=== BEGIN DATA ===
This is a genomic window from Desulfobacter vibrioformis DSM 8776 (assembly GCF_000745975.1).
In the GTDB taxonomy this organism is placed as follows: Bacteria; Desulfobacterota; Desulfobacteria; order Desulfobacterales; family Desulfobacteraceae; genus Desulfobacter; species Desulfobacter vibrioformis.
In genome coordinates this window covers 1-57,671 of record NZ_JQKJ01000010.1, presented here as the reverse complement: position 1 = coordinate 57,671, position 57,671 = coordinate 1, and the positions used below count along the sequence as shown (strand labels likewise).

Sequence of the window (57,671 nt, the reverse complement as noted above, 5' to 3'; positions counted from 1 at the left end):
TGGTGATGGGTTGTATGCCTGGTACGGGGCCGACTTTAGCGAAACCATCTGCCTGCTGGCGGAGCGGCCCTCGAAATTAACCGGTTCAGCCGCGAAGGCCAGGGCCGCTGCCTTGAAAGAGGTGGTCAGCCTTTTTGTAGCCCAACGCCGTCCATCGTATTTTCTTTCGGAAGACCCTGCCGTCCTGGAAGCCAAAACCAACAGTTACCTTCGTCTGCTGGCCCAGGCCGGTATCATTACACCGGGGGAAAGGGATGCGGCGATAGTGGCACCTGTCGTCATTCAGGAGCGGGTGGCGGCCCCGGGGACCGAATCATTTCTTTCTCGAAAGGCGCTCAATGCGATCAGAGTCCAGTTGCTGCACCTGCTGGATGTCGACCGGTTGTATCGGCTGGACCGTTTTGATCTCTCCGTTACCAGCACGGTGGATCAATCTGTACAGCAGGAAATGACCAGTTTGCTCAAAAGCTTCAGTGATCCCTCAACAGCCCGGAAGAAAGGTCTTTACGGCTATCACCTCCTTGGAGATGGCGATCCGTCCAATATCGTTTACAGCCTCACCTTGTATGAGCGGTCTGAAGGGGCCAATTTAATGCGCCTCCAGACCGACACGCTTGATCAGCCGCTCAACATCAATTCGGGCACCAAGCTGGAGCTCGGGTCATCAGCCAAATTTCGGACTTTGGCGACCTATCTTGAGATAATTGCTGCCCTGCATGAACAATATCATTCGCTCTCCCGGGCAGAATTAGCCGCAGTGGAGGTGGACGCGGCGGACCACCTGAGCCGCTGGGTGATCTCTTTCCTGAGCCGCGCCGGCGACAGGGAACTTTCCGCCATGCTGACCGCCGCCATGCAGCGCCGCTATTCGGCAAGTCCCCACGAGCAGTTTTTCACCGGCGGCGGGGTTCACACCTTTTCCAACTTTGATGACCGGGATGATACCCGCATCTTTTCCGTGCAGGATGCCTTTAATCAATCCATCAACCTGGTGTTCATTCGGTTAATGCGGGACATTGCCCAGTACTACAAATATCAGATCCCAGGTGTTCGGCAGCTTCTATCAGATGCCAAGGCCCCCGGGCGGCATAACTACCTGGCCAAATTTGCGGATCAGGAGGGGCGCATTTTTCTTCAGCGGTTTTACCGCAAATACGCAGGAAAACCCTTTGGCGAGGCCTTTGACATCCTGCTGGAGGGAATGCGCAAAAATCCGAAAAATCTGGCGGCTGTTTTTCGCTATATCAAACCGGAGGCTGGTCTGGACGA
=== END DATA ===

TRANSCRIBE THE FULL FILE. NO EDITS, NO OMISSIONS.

This is a genomic window from Desulfobacter vibrioformis DSM 8776 (assembly GCF_000745975.1).
In the GTDB taxonomy this organism is placed as follows: Bacteria; Desulfobacterota; Desulfobacteria; order Desulfobacterales; family Desulfobacteraceae; genus Desulfobacter; species Desulfobacter vibrioformis.
In genome coordinates this window covers 1-57,671 of record NZ_JQKJ01000010.1, presented here as the reverse complement: position 1 = coordinate 57,671, position 57,671 = coordinate 1, and the positions used below count along the sequence as shown (strand labels likewise).

Sequence of the window (57,671 nt, the reverse complement as noted above, 5' to 3'; positions counted from 1 at the left end):
TGGTGATGGGTTGTATGCCTGGTACGGGGCCGACTTTAGCGAAACCATCTGCCTGCTGGCGGAGCGGCCCTCGAAATTAACCGGTTCAGCCGCGAAGGCCAGGGCCGCTGCCTTGAAAGAGGTGGTCAGCCTTTTTGTAGCCCAACGCCGTCCATCGTATTTTCTTTCGGAAGACCCTGCCGTCCTGGAAGCCAAAACCAACAGTTACCTTCGTCTGCTGGCCCAGGCCGGTATCATTACACCGGGGGAAAGGGATGCGGCGATAGTGGCACCTGTCGTCATTCAGGAGCGGGTGGCGGCCCCGGGGACCGAATCATTTCTTTCTCGAAAGGCGCTCAATGCGATCAGAGTCCAGTTGCTGCACCTGCTGGATGTCGACCGGTTGTATCGGCTGGACCGTTTTGATCTCTCCGTTACCAGCACGGTGGATCAATCTGTACAGCAGGAAATGACCAGTTTGCTCAAAAGCTTCAGTGATCCCTCAACAGCCCGGAAGAAAGGTCTTTACGGCTATCACCTCCTTGGAGATGGCGATCCGTCCAATATCGTTTACAGCCTCACCTTGTATGAGCGGTCTGAAGGGGCCAATTTAATGCGCCTCCAGACCGACACGCTTGATCAGCCGCTCAACATCAATTCGGGCACCAAGCTGGAGCTCGGGTCATCAGCCAAATTTCGGACTTTGGCGACCTATCTTGAGATAATTGCTGCCCTGCATGAACAATATCATTCGCTCTCCCGGGCAGAATTAGCCGCAGTGGAGGTGGACGCGGCGGACCACCTGAGCCGCTGGGTGATCTCTTTCCTGAGCCGCGCCGGCGACAGGGAACTTTCCGCCATGCTGACCGCCGCCATGCAGCGCCGCTATTCGGCAAGTCCCCACGAGCAGTTTTTCACCGGCGGCGGGGTTCACACCTTTTCCAACTTTGATGACCGGGATGATACCCGCATCTTTTCCGTGCAGGATGCCTTTAATCAATCCATCAACCTGGTGTTCATTCGGTTAATGCGGGACATTGCCCAGTACTACAAATATCAGATCCCAGGTGTTCGGCAGCTTCTATCAGATGCCAAGGCCCCCGGGCGGCATAACTACCTGGCCAAATTTGCGGATCAGGAGGGGCGCATTTTTCTTCAGCGGTTTTACCGCAAATACGCAGGAAAACCCTTTGGCGAGGCCTTTGACATCCTGCTGGAGGGAATGCGCAAAAATCCGAAAAATCTGGCGGCTGTTTTTCGCTATATCAAACCGGAGGCTGGTCTGGACGA